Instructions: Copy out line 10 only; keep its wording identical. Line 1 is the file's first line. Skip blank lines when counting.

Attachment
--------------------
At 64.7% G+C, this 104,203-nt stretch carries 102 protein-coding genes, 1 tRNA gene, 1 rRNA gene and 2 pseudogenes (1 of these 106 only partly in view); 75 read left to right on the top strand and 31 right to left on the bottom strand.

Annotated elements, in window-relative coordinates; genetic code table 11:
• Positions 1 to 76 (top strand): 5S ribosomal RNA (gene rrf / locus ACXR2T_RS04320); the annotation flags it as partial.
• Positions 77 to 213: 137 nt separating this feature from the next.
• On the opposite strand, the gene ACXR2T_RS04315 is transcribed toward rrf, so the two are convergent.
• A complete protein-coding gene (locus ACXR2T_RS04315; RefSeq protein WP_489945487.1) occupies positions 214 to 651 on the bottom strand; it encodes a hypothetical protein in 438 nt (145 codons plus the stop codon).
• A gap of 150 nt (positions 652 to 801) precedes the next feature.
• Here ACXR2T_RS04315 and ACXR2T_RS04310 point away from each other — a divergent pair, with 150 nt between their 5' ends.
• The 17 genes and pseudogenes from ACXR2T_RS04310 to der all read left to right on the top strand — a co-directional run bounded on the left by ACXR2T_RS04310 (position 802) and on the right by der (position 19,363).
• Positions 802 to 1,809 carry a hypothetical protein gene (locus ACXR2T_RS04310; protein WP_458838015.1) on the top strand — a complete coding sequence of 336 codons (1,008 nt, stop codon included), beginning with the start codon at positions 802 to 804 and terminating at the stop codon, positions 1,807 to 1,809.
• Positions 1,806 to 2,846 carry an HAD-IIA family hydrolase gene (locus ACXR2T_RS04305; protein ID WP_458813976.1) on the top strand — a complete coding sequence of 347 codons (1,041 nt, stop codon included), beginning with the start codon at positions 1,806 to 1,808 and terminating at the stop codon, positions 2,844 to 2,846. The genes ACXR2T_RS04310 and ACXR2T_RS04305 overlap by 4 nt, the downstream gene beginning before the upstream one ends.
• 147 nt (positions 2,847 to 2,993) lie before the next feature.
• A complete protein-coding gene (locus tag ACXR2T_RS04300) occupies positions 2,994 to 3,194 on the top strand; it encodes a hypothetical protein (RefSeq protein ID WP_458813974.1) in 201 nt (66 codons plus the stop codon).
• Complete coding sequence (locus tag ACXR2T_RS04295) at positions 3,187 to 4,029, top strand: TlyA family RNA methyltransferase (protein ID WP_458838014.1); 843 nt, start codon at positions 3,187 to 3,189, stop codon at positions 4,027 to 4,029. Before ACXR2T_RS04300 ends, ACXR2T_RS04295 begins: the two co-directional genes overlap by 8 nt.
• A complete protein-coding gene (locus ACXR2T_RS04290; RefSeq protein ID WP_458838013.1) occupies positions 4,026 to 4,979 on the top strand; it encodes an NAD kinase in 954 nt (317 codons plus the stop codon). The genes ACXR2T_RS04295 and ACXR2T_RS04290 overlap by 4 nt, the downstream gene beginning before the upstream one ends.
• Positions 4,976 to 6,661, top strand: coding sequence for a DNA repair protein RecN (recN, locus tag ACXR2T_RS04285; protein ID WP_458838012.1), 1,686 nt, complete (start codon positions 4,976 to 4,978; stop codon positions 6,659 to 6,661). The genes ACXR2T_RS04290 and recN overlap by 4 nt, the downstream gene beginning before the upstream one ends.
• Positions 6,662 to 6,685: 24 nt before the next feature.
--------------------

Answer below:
• Positions 802 to 1,809 carry a hypothetical protein gene (locus ACXR2T_RS04310; protein WP_458838015.1) on the top strand — a complete coding sequence of 336 codons (1,008 nt, stop codon included), beginning with the start codon at positions 802 to 804 and terminating at the stop codon, positions 1,807 to 1,809.